Now let’s review a hypothetical example. You’re getting a daily barrage of emails, which feels overwhelming and unmanageable. That’s the Activating event. This triggers the following Belief: “I need to read my emails immediately. I can’t keep up with all these messages. I’m falling behind. If I don’t respond immediately, people think I’m just loafing around and not working.” The emotional consequences are feelings of anxiety as your body reacts to the emails that are flooding your inbox, frustration that you can’t keep up, and the fear of missing something important that might be buried in the stack of unread incoming messages. So your heart starts racing. Does this sound familiar?
The last part of the ABC model is “C” which stands for connection between the beliefs and the consequences. By acknowledging the beliefs and taking a pause, you can choose the consequences rather than just going from activation to action, from being triggered to reacting. You can diffuse activating events by finding the interconnection between the activating events, the underlying beliefs, and the consequences. This is the first step for you to pause and to interrupt the habitual behavior so that you can actually learn how to have more awareness. And then you have a chance to replace the underlying beliefs with more positive, constructive beliefs that will lead to more productive and less reactive consequences.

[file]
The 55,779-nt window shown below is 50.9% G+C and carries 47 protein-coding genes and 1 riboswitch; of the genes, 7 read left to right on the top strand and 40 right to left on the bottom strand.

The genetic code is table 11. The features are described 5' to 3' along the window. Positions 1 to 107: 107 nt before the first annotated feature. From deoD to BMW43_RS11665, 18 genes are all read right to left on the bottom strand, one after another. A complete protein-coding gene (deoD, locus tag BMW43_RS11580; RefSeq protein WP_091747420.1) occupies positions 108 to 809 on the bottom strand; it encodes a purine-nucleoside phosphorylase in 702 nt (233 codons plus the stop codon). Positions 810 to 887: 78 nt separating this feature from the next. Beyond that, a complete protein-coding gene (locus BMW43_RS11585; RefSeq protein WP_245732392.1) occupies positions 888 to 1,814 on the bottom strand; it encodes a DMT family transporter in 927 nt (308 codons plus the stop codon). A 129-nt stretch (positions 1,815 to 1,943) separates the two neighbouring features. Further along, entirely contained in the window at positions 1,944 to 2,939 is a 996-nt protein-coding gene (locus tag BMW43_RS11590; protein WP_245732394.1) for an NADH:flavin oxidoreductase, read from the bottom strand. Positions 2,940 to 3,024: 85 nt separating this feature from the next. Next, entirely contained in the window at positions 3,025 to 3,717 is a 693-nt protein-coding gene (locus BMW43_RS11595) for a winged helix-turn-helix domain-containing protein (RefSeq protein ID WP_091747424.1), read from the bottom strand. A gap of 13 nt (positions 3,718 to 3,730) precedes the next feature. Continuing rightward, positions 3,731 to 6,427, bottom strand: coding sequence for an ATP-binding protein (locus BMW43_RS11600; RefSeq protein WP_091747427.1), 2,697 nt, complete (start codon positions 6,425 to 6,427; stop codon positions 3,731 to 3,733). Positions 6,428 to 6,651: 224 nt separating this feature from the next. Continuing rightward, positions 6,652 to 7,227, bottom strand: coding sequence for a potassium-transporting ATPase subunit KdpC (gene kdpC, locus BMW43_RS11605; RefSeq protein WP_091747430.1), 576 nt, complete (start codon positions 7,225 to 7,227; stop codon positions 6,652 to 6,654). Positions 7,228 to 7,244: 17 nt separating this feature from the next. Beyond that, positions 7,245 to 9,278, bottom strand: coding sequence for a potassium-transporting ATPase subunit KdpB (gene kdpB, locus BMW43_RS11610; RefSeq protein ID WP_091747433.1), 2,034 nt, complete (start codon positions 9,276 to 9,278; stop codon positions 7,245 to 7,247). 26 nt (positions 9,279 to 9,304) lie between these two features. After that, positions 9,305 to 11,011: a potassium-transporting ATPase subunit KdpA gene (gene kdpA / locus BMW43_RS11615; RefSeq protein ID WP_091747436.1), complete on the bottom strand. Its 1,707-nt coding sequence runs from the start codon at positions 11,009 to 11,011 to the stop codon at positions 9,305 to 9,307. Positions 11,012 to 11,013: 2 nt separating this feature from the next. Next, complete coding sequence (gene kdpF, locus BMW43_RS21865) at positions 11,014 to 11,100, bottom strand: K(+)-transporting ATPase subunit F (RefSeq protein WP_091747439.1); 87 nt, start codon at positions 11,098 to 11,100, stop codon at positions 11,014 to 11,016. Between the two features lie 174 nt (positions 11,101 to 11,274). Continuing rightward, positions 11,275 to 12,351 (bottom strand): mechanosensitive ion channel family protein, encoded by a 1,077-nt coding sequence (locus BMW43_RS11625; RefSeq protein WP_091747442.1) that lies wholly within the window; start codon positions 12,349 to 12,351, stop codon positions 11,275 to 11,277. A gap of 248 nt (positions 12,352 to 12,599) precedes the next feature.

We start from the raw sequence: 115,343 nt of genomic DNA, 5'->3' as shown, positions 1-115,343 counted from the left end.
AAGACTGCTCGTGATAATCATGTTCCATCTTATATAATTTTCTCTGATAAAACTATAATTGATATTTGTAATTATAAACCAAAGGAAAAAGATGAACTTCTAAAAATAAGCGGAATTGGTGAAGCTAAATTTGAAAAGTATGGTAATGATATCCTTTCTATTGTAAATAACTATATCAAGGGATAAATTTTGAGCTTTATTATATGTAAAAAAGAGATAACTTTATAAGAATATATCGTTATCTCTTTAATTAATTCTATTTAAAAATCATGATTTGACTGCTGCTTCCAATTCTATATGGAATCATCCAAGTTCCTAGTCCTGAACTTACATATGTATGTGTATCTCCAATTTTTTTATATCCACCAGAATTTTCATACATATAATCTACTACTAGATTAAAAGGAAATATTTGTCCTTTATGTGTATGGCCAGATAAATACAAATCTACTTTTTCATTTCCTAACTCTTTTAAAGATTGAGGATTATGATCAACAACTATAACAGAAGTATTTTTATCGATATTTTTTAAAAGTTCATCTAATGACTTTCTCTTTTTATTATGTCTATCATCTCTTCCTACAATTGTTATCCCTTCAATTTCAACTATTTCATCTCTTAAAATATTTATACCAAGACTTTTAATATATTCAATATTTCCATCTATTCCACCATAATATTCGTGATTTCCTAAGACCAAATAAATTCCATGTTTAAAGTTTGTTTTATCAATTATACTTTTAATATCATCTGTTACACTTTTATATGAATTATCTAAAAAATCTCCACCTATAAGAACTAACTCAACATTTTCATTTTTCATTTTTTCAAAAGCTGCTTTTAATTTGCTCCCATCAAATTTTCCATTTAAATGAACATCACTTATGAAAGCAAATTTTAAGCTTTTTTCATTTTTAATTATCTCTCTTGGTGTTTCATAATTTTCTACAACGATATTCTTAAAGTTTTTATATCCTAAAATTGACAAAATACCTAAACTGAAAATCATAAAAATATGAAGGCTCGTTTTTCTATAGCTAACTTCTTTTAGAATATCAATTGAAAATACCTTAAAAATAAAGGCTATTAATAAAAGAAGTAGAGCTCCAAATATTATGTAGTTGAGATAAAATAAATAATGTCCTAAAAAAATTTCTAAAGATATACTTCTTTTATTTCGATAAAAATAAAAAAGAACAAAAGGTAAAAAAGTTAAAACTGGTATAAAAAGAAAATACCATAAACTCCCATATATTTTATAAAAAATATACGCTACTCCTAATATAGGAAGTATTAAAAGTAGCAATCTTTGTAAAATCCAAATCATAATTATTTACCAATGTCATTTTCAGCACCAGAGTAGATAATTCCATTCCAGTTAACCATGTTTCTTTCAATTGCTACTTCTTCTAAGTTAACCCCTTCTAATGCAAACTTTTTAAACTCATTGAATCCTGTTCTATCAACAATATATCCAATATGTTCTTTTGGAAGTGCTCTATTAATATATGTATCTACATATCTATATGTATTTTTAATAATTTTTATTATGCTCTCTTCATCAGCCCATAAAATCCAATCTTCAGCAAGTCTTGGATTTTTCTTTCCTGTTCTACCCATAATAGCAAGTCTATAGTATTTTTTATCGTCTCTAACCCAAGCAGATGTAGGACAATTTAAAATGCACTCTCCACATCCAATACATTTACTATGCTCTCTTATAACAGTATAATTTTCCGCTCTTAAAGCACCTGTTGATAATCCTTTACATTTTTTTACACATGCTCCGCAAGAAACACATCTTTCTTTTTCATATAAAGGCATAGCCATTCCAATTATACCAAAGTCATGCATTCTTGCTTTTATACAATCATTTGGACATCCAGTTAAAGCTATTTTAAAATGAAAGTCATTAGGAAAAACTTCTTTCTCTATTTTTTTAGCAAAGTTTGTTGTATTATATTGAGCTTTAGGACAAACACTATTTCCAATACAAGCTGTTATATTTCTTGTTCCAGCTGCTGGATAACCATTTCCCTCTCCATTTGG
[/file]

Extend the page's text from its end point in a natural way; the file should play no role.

Take a moment to think of a recent example and journal about the ways you can break this reactive cycle in the future. By debunking the myths of resilience and experimenting with simple resilience-boosting interventions you will encounter less drama and have more energy to experience greater wellbeing.
I’m sending you strength and love.
Soaringwords is the power to heal.
Soaringwords’ SOARING Into Positive Wellbeing Initiative is an eight-week program which provides your organization with a turn-key solution that bolsters your team by providing empirically based, proven solutions that build resilience, productivity, agency, and agility. Bring the SOARING Into Positive Wellbeing Initiative to your workplace by emailing firstname.lastname@example.org.